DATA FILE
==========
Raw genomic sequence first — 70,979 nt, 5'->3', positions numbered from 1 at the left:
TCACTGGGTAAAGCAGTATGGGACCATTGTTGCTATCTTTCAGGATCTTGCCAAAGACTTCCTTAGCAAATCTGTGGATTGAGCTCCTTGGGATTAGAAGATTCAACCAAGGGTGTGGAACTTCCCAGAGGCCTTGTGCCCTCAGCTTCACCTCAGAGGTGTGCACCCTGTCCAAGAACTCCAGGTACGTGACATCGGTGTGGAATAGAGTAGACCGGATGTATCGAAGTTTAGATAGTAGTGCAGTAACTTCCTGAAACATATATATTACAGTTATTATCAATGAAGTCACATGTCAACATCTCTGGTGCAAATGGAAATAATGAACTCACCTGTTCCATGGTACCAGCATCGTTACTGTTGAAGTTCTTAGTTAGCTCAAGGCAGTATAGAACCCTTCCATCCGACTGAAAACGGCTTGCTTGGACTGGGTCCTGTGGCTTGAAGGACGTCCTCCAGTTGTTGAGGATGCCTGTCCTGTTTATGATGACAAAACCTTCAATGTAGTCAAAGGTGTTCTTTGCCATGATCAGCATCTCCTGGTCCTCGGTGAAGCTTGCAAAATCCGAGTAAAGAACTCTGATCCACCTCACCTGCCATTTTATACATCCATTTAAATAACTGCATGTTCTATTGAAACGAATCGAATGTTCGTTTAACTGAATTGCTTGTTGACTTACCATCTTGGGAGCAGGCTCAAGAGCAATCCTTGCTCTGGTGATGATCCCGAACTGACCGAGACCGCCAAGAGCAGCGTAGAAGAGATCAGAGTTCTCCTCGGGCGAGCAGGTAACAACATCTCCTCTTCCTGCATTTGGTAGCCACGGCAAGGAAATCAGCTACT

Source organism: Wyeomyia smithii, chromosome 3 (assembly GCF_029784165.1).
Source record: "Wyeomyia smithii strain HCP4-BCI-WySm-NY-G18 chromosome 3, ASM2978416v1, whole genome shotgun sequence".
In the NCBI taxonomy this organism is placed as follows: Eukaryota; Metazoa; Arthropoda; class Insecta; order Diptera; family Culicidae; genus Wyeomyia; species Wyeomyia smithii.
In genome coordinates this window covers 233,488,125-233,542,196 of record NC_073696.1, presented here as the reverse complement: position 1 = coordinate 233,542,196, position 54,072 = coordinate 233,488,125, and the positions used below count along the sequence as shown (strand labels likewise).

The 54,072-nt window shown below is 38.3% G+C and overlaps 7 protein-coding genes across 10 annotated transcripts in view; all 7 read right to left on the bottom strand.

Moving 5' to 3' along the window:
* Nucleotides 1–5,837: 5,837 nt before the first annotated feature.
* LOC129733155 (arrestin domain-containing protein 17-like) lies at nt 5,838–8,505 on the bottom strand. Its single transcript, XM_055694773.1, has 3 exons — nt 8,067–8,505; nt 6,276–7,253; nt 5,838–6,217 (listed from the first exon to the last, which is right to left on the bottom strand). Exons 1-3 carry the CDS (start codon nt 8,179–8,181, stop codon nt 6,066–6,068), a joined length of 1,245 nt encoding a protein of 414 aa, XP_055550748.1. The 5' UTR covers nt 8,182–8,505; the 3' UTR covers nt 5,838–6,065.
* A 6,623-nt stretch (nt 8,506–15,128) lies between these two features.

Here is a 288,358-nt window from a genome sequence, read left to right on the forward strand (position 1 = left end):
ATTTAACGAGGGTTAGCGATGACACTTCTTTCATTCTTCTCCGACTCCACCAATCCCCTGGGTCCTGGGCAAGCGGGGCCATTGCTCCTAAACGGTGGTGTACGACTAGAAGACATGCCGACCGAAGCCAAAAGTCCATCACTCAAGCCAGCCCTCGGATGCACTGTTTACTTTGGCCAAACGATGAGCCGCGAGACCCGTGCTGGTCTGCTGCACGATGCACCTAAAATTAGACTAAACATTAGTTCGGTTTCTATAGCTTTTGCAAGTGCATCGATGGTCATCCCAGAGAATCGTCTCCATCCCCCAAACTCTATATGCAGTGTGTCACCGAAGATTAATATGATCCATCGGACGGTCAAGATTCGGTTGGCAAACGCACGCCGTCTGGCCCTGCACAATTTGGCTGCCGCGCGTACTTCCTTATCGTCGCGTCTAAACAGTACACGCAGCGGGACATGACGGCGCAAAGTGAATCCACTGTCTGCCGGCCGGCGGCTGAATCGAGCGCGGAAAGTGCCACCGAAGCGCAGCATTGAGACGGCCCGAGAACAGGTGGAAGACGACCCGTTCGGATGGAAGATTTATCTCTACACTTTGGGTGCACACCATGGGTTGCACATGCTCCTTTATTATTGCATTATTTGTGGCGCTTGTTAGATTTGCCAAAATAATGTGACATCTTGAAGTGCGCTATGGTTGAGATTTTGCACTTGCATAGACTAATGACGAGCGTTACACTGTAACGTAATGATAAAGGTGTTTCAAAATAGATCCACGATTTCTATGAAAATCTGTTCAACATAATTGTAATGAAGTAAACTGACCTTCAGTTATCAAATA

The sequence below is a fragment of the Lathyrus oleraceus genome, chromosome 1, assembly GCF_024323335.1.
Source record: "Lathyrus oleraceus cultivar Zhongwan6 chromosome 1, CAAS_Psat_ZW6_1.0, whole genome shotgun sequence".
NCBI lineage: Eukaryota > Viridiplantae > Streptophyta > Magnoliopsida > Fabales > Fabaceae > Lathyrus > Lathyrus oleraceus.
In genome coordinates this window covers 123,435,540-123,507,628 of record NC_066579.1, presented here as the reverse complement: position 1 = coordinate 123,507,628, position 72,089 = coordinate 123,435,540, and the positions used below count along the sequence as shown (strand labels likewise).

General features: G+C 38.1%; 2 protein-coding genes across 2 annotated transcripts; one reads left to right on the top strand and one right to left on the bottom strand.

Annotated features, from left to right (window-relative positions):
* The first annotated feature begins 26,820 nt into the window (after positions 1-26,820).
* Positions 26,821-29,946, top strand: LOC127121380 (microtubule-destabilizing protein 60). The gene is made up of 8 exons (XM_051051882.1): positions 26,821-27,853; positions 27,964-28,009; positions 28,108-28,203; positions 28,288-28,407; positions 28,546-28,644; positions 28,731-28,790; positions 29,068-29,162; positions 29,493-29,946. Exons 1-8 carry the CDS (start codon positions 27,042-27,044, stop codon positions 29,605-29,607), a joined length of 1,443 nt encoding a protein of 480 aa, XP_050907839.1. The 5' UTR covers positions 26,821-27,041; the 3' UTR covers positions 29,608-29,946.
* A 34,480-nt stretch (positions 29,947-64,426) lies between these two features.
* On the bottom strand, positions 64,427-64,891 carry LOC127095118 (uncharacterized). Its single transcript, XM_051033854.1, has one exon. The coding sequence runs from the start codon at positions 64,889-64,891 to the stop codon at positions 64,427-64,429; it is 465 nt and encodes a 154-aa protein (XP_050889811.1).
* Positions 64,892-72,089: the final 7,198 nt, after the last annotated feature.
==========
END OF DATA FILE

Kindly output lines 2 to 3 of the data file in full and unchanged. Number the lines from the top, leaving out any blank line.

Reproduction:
TCACTGGGTAAAGCAGTATGGGACCATTGTTGCTATCTTTCAGGATCTTGCCAAAGACTTCCTTAGCAAATCTGTGGATTGAGCTCCTTGGGATTAGAAGATTCAACCAAGGGTGTGGAACTTCCCAGAGGCCTTGTGCCCTCAGCTTCACCTCAGAGGTGTGCACCCTGTCCAAGAACTCCAGGTACGTGACATCGGTGTGGAATAGAGTAGACCGGATGTATCGAAGTTTAGATAGTAGTGCAGTAACTTCCTGAAACATATATATTACAGTTATTATCAATGAAGTCACATGTCAACATCTCTGGTGCAAATGGAAATAATGAACTCACCTGTTCCATGGTACCAGCATCGTTACTGTTGAAGTTCTTAGTTAGCTCAAGGCAGTATAGAACCCTTCCATCCGACTGAAAACGGCTTGCTTGGACTGGGTCCTGTGGCTTGAAGGACGTCCTCCAGTTGTTGAGGATGCCTGTCCTGTTTATGATGACAAAACCTTCAATGTAGTCAAAGGTGTTCTTTGCCATGATCAGCATCTCCTGGTCCTCGGTGAAGCTTGCAAAATCCGAGTAAAGAACTCTGATCCACCTCACCTGCCATTTTATACATCCATTTAAATAACTGCATGTTCTATTGAAACGAATCGAATGTTCGTTTAACTGAATTGCTTGTTGACTTACCATCTTGGGAGCAGGCTCAAGAGCAATCCTTGCTCTGGTGATGATCCCGAACTGACCGAGACCGCCAAGAGCAGCGTAGAAGAGATCAGAGTTCTCCTCGGGCGAGCAGGTAACAACATCTCCTCTTCCTGCATTTGGTAGCCACGGCAAGGAAATCAGCTACT

Source organism: Wyeomyia smithii, chromosome 3 (assembly GCF_029784165.1).